“We thought about the Skyline Room, but we needed a bigger space, so we thought, ‘Okay, we’ll do it in Stieren,’ but then the Board of Trustees was going to be outside, and then we tried Ruth Taylor, but that also didn’t work because the Board of Trustees was going to be there,” Muñoz said. “We were left with the Fiesta Room, but now we’re going to have to cap the number of guests because this is what we have.”
According to the Student Handbook, there are some university events and departments that may have priority for facilities and equipment. For example, Thompson explained that a sports team would have priority over other groups for use of parts of the Bell Center.
This was the case for TULA and the conflict of the Board of Trustees meeting.
“The intent is that there are going to be events on campus that are central to the institution’s mission and space is a finite resource on campus. And so, there are some meetings or events or needs that require organizations or departments to be flexible,” Thompson said. “There’s only a handful of spots on campus that will fit certain groups and sizes, or meet the needs of a certain event.”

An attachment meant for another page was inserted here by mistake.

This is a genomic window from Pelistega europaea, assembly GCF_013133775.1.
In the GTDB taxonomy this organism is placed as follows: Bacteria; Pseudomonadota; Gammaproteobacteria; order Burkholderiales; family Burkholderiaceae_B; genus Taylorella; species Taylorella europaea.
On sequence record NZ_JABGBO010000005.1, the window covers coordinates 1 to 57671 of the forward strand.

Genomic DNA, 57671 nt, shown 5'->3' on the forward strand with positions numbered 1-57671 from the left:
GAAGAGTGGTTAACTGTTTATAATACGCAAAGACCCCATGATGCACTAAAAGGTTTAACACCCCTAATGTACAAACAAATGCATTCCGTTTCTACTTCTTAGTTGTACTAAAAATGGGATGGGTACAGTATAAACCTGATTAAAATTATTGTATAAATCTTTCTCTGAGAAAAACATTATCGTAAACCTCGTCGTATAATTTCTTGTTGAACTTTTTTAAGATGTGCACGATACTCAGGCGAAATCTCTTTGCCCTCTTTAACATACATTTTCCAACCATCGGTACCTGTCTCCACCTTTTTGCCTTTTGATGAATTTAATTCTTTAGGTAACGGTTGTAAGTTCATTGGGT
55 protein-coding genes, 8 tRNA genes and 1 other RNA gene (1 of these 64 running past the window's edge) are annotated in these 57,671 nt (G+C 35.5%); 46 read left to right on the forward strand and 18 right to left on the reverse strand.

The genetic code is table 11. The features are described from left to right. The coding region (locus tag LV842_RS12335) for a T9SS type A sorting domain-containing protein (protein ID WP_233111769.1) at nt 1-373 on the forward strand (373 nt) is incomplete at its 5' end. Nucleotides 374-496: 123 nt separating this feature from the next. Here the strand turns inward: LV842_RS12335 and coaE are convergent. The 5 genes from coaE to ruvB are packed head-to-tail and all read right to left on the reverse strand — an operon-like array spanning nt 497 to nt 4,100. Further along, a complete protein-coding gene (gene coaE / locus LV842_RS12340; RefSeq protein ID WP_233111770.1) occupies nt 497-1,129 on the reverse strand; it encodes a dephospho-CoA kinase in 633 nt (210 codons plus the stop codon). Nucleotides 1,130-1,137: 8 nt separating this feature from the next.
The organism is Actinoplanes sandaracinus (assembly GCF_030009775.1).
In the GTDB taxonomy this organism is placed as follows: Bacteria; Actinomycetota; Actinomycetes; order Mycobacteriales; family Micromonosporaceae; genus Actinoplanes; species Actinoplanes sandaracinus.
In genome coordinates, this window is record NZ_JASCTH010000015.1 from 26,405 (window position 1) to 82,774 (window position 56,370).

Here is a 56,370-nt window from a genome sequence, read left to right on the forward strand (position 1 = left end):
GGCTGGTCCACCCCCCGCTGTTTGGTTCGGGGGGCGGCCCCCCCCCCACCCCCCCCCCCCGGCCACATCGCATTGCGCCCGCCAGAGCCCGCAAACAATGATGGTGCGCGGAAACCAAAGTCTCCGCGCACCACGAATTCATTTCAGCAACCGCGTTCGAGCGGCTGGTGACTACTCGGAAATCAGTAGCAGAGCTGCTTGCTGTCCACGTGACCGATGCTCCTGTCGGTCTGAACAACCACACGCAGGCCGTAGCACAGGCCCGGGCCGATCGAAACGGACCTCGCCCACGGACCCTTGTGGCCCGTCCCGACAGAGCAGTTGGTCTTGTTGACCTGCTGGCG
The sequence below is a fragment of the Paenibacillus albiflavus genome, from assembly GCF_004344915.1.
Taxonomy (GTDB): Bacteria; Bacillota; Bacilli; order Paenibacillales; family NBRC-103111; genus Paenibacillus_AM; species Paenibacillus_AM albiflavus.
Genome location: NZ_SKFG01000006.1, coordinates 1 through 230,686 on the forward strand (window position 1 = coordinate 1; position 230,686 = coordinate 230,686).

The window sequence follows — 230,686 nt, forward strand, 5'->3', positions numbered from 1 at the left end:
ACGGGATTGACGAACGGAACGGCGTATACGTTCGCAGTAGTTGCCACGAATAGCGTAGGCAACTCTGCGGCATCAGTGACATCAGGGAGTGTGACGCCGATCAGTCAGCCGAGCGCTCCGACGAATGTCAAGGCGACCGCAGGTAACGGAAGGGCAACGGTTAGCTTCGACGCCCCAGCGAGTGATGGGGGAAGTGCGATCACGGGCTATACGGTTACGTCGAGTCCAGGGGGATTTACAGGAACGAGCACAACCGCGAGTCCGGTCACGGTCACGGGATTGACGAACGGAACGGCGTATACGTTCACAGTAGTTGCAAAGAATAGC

According to Thompson, most problems with scheduling spaces, including the conflict TULA had, can be resolved by speaking with Edmond.
“I’m not saying that would have necessarily fixed it, but it’s always good for organizations,” Thompson said. “We are a support network, we are a resource. So if there are questions or concerns, we would always encourage students to come to us and say, ‘We’re having a hard time getting the space we need, can you help?’ ”
Student involvement emphasized that the process is still being refined.
“We learn after we try it for a year. So in that sense it is a little bit of an experimental year,” Thompson said.
Students who have questions about the Events Review Committee or the T-Space room reservation process can email Shannon Edmond at email@example.com.
With additional reporting by Kathleen Creedon, news editor
A version of this article appeared in print on April 06, 2018, on Page 4 of the Trinitonian with the headline “Organizations face challenges with T-Space.”